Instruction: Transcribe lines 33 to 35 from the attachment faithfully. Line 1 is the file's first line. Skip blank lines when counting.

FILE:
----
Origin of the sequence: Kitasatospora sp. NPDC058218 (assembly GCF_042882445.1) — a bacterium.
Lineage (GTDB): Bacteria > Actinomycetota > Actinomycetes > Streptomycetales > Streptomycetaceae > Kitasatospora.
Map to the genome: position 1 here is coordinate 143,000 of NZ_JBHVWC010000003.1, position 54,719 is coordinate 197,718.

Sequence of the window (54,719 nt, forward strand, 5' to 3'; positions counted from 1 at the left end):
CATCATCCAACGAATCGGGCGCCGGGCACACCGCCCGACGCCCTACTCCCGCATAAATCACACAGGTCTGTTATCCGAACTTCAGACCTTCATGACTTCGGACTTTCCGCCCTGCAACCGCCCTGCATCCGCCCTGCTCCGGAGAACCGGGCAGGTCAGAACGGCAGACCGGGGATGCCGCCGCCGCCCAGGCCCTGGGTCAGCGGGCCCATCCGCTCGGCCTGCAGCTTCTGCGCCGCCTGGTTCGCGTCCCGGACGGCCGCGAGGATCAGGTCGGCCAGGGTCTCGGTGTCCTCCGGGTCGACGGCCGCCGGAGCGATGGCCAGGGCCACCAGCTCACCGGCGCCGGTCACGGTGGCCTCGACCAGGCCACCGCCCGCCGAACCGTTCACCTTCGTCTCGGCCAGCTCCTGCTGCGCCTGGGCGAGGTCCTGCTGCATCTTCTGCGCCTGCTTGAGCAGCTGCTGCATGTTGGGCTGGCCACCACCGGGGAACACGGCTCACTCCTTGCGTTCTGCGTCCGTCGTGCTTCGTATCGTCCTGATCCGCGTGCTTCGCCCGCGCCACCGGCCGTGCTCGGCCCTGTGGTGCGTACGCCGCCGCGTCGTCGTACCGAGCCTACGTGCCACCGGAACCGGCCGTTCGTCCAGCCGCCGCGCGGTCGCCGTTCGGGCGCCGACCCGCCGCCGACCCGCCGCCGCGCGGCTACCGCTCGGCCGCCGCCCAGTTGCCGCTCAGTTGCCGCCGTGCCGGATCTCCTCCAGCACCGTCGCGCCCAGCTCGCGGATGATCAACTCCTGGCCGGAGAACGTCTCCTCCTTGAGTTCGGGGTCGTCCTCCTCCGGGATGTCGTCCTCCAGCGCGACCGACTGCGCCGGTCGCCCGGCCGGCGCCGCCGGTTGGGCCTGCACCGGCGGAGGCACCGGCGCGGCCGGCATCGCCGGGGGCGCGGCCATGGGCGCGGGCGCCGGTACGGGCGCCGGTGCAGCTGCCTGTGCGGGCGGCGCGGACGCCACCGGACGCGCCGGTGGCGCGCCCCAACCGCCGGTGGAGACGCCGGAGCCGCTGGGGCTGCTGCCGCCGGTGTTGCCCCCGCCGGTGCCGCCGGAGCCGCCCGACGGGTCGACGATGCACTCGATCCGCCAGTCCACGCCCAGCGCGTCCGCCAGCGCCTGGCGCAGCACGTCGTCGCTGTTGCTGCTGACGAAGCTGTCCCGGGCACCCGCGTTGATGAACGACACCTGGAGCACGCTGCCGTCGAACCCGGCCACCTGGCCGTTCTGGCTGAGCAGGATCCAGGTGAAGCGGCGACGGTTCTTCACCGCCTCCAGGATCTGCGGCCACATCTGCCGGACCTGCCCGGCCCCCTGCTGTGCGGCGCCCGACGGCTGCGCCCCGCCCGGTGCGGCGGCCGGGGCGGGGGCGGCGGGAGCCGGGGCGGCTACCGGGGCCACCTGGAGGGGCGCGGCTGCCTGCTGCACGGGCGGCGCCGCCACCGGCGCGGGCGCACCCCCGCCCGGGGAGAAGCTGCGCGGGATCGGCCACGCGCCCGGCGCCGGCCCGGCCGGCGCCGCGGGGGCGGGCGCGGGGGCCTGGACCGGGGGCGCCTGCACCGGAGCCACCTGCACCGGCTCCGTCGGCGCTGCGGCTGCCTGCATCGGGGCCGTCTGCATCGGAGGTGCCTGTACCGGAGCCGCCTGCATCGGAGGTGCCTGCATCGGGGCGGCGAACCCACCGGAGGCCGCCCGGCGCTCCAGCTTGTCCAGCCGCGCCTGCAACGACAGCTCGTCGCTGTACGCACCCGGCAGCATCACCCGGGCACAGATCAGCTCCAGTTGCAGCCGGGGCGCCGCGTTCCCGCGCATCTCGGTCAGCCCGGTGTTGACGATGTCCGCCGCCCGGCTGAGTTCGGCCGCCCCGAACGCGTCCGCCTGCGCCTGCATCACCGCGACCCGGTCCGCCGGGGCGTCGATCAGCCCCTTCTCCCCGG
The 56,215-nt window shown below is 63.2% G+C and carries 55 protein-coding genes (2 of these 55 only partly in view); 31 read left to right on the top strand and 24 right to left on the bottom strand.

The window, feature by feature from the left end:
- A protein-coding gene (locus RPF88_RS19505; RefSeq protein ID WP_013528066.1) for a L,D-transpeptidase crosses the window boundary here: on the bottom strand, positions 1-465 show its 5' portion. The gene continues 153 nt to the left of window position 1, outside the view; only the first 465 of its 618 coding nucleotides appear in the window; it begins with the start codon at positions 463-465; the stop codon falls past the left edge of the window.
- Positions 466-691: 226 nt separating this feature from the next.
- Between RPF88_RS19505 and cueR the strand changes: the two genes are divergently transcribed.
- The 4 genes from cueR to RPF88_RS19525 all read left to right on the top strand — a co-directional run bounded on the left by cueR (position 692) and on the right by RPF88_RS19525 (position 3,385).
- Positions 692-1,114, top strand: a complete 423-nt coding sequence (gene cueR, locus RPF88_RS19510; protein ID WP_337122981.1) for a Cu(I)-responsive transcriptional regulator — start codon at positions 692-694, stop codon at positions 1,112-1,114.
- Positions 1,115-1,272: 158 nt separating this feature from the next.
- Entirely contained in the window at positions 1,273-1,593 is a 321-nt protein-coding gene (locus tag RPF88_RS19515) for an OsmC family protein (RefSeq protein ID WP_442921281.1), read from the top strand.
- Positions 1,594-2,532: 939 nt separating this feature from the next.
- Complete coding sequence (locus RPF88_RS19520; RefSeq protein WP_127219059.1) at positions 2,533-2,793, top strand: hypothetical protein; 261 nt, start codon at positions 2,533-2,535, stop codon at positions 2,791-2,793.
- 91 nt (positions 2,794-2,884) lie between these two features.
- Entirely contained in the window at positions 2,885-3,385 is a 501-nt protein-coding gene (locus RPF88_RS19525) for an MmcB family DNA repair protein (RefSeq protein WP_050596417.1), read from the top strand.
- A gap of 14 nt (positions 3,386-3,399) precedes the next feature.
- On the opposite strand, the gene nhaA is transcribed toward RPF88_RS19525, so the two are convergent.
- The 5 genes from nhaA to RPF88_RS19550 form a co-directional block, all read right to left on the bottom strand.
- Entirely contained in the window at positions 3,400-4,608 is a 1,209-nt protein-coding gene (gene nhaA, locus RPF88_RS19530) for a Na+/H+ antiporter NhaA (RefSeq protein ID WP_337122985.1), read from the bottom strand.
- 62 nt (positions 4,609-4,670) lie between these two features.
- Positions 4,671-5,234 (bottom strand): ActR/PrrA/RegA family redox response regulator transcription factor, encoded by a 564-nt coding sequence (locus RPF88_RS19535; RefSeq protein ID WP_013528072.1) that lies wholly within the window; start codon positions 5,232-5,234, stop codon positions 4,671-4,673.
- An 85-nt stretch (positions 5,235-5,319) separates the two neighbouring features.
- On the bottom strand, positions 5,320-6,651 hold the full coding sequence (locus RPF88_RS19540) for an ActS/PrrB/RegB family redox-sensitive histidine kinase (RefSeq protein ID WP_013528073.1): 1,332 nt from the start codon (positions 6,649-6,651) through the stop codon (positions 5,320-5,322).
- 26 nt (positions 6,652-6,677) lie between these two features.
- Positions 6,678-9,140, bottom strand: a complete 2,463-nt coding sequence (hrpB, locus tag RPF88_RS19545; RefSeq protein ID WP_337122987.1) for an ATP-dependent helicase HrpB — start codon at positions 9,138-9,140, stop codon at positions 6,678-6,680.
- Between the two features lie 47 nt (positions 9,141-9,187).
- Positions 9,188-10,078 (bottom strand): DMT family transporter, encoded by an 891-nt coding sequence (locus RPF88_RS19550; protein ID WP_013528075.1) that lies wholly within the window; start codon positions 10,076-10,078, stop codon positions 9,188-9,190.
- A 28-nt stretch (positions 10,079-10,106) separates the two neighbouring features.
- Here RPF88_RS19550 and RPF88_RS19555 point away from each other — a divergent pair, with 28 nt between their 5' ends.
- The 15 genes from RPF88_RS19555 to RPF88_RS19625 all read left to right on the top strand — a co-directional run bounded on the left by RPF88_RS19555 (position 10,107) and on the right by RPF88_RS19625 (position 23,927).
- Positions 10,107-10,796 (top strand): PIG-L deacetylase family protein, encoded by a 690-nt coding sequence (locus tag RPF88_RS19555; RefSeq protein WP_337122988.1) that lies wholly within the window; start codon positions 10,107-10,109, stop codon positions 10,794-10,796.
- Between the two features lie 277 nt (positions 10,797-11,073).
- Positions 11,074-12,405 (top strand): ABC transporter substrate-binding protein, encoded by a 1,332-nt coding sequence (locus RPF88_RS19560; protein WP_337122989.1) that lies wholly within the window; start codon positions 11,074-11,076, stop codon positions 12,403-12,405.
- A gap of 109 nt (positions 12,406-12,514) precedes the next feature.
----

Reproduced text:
- The 15 genes from RPF88_RS19555 to RPF88_RS19625 all read left to right on the top strand — a co-directional run bounded on the left by RPF88_RS19555 (position 10,107) and on the right by RPF88_RS19625 (position 23,927).
- Positions 10,107-10,796 (top strand): PIG-L deacetylase family protein, encoded by a 690-nt coding sequence (locus tag RPF88_RS19555; RefSeq protein WP_337122988.1) that lies wholly within the window; start codon positions 10,107-10,109, stop codon positions 10,794-10,796.
- Between the two features lie 277 nt (positions 10,797-11,073).